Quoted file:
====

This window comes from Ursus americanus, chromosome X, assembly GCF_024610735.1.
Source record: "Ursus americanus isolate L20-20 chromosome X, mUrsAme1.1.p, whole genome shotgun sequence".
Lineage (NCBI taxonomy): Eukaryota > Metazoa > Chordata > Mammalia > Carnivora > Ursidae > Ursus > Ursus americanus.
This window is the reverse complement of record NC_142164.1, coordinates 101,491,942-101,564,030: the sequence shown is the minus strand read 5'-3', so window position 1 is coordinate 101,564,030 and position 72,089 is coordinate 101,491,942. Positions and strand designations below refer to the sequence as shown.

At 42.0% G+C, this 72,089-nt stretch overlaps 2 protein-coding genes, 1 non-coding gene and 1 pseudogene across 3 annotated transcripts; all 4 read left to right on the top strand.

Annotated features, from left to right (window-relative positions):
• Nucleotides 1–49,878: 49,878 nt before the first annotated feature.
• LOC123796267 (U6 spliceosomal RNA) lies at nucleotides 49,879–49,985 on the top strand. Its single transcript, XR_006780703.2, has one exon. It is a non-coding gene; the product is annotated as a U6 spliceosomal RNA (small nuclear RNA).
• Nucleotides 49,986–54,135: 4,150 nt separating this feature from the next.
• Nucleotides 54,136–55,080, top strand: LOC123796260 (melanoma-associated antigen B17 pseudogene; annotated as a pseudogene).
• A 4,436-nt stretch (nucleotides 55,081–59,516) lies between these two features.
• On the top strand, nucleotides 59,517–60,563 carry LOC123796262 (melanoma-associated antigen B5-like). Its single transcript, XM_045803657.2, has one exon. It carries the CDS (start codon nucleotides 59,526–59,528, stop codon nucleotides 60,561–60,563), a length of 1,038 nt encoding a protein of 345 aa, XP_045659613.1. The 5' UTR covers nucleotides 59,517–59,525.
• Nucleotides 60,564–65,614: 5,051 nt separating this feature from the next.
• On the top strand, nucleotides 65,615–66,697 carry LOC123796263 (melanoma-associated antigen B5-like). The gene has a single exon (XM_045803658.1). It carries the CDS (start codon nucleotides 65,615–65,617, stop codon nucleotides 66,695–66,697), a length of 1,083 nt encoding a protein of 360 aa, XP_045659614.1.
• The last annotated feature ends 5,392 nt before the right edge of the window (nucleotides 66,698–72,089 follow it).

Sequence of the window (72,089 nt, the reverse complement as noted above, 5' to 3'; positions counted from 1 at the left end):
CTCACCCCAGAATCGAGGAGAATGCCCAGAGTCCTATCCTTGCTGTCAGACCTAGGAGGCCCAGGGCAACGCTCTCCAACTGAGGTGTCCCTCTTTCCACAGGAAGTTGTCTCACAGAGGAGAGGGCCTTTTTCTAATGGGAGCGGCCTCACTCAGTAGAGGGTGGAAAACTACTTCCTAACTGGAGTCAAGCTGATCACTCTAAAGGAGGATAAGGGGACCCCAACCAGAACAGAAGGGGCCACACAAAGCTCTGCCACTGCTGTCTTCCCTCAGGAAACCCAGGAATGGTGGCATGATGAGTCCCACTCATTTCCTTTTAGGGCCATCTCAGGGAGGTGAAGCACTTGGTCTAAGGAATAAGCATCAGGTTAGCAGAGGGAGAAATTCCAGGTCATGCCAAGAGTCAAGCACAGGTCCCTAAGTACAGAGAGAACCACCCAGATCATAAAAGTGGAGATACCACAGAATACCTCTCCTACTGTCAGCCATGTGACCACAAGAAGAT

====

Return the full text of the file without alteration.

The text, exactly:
This window comes from Ursus americanus, chromosome X, assembly GCF_024610735.1.
Source record: "Ursus americanus isolate L20-20 chromosome X, mUrsAme1.1.p, whole genome shotgun sequence".
Lineage (NCBI taxonomy): Eukaryota > Metazoa > Chordata > Mammalia > Carnivora > Ursidae > Ursus > Ursus americanus.
This window is the reverse complement of record NC_142164.1, coordinates 101,491,942-101,564,030: the sequence shown is the minus strand read 5'-3', so window position 1 is coordinate 101,564,030 and position 72,089 is coordinate 101,491,942. Positions and strand designations below refer to the sequence as shown.

At 42.0% G+C, this 72,089-nt stretch overlaps 2 protein-coding genes, 1 non-coding gene and 1 pseudogene across 3 annotated transcripts; all 4 read left to right on the top strand.

Annotated features, from left to right (window-relative positions):
• Nucleotides 1–49,878: 49,878 nt before the first annotated feature.
• LOC123796267 (U6 spliceosomal RNA) lies at nucleotides 49,879–49,985 on the top strand. Its single transcript, XR_006780703.2, has one exon. It is a non-coding gene; the product is annotated as a U6 spliceosomal RNA (small nuclear RNA).
• Nucleotides 49,986–54,135: 4,150 nt separating this feature from the next.
• Nucleotides 54,136–55,080, top strand: LOC123796260 (melanoma-associated antigen B17 pseudogene; annotated as a pseudogene).
• A 4,436-nt stretch (nucleotides 55,081–59,516) lies between these two features.
• On the top strand, nucleotides 59,517–60,563 carry LOC123796262 (melanoma-associated antigen B5-like). Its single transcript, XM_045803657.2, has one exon. It carries the CDS (start codon nucleotides 59,526–59,528, stop codon nucleotides 60,561–60,563), a length of 1,038 nt encoding a protein of 345 aa, XP_045659613.1. The 5' UTR covers nucleotides 59,517–59,525.
• Nucleotides 60,564–65,614: 5,051 nt separating this feature from the next.
• On the top strand, nucleotides 65,615–66,697 carry LOC123796263 (melanoma-associated antigen B5-like). The gene has a single exon (XM_045803658.1). It carries the CDS (start codon nucleotides 65,615–65,617, stop codon nucleotides 66,695–66,697), a length of 1,083 nt encoding a protein of 360 aa, XP_045659614.1.
• The last annotated feature ends 5,392 nt before the right edge of the window (nucleotides 66,698–72,089 follow it).

Sequence of the window (72,089 nt, the reverse complement as noted above, 5' to 3'; positions counted from 1 at the left end):
CTCACCCCAGAATCGAGGAGAATGCCCAGAGTCCTATCCTTGCTGTCAGACCTAGGAGGCCCAGGGCAACGCTCTCCAACTGAGGTGTCCCTCTTTCCACAGGAAGTTGTCTCACAGAGGAGAGGGCCTTTTTCTAATGGGAGCGGCCTCACTCAGTAGAGGGTGGAAAACTACTTCCTAACTGGAGTCAAGCTGATCACTCTAAAGGAGGATAAGGGGACCCCAACCAGAACAGAAGGGGCCACACAAAGCTCTGCCACTGCTGTCTTCCCTCAGGAAACCCAGGAATGGTGGCATGATGAGTCCCACTCATTTCCTTTTAGGGCCATCTCAGGGAGGTGAAGCACTTGGTCTAAGGAATAAGCATCAGGTTAGCAGAGGGAGAAATTCCAGGTCATGCCAAGAGTCAAGCACAGGTCCCTAAGTACAGAGAGAACCACCCAGATCATAAAAGTGGAGATACCACAGAATACCTCTCCTACTGTCAGCCATGTGACCACAAGAAGAT